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Making like a lemming can be tactically smart

- October 1, 2013

Ferocious Lemming

(David Mintz/Creative Commons)

Republican Representative Devin Nune describes his more conservative colleagues in harsh terms.

Rep. Devin Nunes (R-Calif.) had choice words for fellow House Republicans who are willing to see the government shut down over their opposition to Obamacare: “Lemmings with suicide vests,” he called them. “They have to be more than just a lemming. Because jumping to your death is not enough,” he said.

However, behaving like an explosive lemming can be tactically smart. In his classic text on deterrence theory, “Arms and Influence,” Thomas Schelling describes a Joseph Conrad character who used to walk around the city with a bomb in his pocket so that the police wouldn’t arrest him.

All he had to do was to press that little ball and anyone in his immediate neighborhood would be blown to bits with him. … The little man’s explanation was calm. “In the last instance it is character alone that makes for one’s safety. … I have the means to make myself deadly, but that by itself, you understand, is absolutely nothing in the way of protection. What is effective is the belief those people have in my will to use the means. That’s their impression. It is absolute. Therefore I am deadly.

Schelling’s point is that a reputation for irrational absolutism can often be a valuable negotiating asset. If people genuinely believe that you are willing to set off your explosive vest and blow everything up, they’re likely to give you whatever you want. Certainly, the apparent willingness of House Republicans to bring the building down around them has won them benefits in negotiations over the last few years.
However, there are limits to this strategy too. If the impression is not absolute – for example because some members of your caucus seem wobbly on the prospects of Armageddon, the people you are negotiating with may be tempted to call your bluff. Furthermore, as Schelling stresses, your reputation will probably be badly damaged if you make threats and then fail to deliver on them.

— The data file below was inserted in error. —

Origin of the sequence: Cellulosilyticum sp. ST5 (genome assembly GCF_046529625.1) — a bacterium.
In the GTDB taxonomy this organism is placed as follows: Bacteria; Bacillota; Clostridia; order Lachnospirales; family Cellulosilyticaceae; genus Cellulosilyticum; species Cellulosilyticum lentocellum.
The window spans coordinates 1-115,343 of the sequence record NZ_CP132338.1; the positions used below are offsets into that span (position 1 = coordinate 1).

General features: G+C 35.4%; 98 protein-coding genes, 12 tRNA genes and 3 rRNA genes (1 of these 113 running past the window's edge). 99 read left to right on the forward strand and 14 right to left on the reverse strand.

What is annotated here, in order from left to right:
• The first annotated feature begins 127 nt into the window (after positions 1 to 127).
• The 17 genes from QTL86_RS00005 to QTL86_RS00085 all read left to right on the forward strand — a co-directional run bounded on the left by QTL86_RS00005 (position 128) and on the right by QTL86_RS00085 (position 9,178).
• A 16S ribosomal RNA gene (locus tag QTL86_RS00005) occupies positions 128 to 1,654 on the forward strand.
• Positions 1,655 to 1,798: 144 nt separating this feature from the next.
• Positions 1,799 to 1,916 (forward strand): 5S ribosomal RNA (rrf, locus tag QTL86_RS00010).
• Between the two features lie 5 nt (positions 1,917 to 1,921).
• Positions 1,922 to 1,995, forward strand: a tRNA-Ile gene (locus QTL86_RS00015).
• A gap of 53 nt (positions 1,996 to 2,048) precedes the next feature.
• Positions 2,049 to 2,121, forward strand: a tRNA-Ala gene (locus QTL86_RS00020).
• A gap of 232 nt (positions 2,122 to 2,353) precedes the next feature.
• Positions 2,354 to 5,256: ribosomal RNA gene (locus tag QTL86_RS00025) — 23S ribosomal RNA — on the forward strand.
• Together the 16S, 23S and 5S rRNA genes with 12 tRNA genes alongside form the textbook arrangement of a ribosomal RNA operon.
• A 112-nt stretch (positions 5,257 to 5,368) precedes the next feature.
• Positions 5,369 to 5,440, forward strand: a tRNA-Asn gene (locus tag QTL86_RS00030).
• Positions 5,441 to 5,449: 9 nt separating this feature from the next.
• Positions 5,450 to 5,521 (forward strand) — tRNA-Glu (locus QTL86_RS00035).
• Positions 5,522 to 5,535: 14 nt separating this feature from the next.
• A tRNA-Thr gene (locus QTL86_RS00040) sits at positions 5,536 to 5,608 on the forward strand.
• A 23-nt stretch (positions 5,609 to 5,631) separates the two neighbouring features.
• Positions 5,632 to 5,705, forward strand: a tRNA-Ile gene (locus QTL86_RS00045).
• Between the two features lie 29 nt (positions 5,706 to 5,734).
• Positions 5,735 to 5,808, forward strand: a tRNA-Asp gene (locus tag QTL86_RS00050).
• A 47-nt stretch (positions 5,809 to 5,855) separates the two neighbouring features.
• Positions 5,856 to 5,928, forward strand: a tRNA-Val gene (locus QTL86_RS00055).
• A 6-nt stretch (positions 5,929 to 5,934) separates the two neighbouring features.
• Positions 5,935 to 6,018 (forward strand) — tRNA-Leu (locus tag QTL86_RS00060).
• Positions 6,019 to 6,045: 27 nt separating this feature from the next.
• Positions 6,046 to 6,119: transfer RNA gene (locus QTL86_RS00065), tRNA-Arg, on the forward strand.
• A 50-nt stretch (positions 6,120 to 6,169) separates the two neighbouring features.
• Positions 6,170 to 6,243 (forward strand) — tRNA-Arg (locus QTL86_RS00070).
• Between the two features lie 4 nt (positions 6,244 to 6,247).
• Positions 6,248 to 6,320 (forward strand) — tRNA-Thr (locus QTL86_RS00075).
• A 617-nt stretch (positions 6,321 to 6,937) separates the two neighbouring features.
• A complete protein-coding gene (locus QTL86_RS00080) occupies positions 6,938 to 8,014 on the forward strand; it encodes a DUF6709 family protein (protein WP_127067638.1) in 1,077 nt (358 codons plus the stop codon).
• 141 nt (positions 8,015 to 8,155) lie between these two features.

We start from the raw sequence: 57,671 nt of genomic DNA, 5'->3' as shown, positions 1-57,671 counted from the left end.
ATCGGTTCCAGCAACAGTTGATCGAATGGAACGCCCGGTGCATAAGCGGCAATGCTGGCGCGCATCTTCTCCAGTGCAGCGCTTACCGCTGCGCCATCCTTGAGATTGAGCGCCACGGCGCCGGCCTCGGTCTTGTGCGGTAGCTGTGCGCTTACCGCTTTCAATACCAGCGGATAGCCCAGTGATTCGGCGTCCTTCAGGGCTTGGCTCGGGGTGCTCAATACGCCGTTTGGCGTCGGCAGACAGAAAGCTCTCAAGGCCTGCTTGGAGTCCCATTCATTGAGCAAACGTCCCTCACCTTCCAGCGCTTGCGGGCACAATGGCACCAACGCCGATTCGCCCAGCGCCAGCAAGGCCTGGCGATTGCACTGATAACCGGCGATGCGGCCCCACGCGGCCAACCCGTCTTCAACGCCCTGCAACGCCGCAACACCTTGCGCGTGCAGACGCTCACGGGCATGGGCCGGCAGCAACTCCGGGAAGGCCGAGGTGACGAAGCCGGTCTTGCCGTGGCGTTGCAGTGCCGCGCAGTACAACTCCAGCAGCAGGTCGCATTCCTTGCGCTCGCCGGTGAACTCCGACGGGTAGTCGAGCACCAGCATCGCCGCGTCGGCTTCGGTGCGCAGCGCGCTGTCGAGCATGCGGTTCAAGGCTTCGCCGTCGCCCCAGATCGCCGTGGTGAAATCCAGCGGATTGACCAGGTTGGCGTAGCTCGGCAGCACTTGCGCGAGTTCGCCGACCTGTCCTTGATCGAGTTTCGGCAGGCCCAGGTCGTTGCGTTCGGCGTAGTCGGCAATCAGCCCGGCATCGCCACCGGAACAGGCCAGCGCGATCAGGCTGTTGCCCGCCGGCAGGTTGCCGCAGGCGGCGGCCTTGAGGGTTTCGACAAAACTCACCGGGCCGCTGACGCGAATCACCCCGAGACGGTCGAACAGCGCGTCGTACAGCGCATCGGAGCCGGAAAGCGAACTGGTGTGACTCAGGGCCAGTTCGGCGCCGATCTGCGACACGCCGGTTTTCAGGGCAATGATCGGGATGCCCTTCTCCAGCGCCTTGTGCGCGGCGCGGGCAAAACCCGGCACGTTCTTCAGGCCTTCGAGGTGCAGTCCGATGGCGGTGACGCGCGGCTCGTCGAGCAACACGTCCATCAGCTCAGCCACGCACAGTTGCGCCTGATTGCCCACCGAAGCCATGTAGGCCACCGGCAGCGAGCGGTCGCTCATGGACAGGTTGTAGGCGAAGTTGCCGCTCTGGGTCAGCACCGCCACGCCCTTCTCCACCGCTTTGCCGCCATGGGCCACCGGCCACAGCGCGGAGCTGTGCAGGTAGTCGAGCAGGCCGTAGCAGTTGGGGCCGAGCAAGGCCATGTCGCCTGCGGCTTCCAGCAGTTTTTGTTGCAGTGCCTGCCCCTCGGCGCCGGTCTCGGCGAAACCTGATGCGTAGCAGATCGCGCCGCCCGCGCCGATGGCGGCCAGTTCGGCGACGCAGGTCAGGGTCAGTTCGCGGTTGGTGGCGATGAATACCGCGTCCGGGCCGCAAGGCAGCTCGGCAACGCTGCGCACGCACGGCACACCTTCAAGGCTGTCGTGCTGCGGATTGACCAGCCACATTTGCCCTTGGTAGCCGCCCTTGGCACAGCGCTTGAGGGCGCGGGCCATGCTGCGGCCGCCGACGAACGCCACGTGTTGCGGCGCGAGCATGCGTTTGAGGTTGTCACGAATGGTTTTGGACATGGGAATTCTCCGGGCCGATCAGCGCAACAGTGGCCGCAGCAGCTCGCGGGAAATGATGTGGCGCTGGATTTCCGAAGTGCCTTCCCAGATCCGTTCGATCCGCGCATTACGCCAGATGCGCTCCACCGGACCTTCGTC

If Schelling is right, one might plausibly expect the next few days of negotiations to be shaped by two contradictory forces. On the one hand, House and Senate Democrats and the White House are likely to hang tough, because they anticipate that the House Republicans will have no choice but to fold. On the other hand, the House Republicans may have a strong incentive to double down, because they fear that if they concede this time around, their future leverage (including their leverage over the debt ceiling negotiations) will dwindle rapidly. This may give further reason to Republican moderates not to dissent from the party line (they may not like that line: but they do not want to damage their party’s negotiating strength).
Connoisseurs of irony may enjoy the fact that many Republicans find themselves in much the same bind as the Obama administration found itself in after Syria flouted its ‘red line’ on chemical weapons. In retrospect, they would prefer not to find themselves making the threats that they’re making, but they fear that if they don’t somehow deliver on those threats, people won’t take them seriously in future.